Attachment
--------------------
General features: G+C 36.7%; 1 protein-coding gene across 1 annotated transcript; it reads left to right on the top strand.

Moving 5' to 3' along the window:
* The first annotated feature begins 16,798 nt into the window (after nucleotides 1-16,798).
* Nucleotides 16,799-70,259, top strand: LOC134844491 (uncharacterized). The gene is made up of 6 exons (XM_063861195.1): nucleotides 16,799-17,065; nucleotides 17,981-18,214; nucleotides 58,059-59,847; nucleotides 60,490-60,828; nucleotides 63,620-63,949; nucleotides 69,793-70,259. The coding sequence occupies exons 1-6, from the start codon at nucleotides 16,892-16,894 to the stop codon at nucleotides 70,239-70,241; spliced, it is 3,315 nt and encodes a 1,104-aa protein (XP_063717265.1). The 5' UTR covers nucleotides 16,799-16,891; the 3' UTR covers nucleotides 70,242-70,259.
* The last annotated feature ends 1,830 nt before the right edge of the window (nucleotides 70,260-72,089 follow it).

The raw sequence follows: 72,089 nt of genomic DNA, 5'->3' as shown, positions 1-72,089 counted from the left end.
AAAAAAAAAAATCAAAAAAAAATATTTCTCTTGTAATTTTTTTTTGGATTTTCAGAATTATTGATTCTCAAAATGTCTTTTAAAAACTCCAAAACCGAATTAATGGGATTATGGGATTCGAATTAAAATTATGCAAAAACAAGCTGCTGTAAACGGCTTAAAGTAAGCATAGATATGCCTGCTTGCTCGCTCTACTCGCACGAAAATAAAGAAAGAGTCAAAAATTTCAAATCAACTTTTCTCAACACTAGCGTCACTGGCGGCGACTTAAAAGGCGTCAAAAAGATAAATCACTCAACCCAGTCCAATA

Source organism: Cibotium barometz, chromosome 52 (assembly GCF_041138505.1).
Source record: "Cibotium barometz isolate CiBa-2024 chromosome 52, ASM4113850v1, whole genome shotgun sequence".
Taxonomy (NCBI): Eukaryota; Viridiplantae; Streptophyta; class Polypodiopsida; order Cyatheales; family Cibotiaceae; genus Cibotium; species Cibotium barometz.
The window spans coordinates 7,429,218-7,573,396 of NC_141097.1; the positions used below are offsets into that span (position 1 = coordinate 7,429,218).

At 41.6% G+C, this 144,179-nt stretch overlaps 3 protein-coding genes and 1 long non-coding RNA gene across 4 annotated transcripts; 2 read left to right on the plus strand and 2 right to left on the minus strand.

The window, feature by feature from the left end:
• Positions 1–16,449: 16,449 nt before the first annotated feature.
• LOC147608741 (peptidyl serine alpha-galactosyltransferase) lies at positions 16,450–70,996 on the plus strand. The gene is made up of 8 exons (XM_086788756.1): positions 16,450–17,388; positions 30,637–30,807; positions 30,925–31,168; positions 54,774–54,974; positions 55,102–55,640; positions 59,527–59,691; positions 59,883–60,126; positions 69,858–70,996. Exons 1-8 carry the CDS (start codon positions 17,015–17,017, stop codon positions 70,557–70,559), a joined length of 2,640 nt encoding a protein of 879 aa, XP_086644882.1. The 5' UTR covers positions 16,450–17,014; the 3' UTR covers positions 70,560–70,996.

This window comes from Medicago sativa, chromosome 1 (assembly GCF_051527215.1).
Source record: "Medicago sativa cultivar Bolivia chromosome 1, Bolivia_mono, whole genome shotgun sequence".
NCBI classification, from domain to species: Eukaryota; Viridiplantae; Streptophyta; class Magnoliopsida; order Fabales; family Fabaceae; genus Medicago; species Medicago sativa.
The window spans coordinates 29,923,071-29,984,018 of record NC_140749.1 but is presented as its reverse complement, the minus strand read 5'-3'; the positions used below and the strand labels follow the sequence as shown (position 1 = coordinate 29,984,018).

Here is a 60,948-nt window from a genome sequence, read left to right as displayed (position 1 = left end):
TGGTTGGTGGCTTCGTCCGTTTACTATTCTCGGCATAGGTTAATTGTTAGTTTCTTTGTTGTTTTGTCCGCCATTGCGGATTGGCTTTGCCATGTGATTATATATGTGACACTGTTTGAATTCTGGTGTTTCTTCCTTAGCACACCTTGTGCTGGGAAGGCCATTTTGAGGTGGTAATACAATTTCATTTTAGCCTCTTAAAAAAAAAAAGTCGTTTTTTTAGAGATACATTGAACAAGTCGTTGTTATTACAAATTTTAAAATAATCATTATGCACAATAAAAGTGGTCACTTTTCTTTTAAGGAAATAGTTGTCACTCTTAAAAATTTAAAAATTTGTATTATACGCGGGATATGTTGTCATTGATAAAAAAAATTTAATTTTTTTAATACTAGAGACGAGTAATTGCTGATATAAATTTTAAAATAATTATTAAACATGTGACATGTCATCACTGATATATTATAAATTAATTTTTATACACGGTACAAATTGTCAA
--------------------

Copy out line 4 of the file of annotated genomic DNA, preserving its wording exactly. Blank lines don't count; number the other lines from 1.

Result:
* Nucleotides 16,799-70,259, top strand: LOC134844491 (uncharacterized). The gene is made up of 6 exons (XM_063861195.1): nucleotides 16,799-17,065; nucleotides 17,981-18,214; nucleotides 58,059-59,847; nucleotides 60,490-60,828; nucleotides 63,620-63,949; nucleotides 69,793-70,259. The coding sequence occupies exons 1-6, from the start codon at nucleotides 16,892-16,894 to the stop codon at nucleotides 70,239-70,241; spliced, it is 3,315 nt and encodes a 1,104-aa protein (XP_063717265.1). The 5' UTR covers nucleotides 16,799-16,891; the 3' UTR covers nucleotides 70,242-70,259.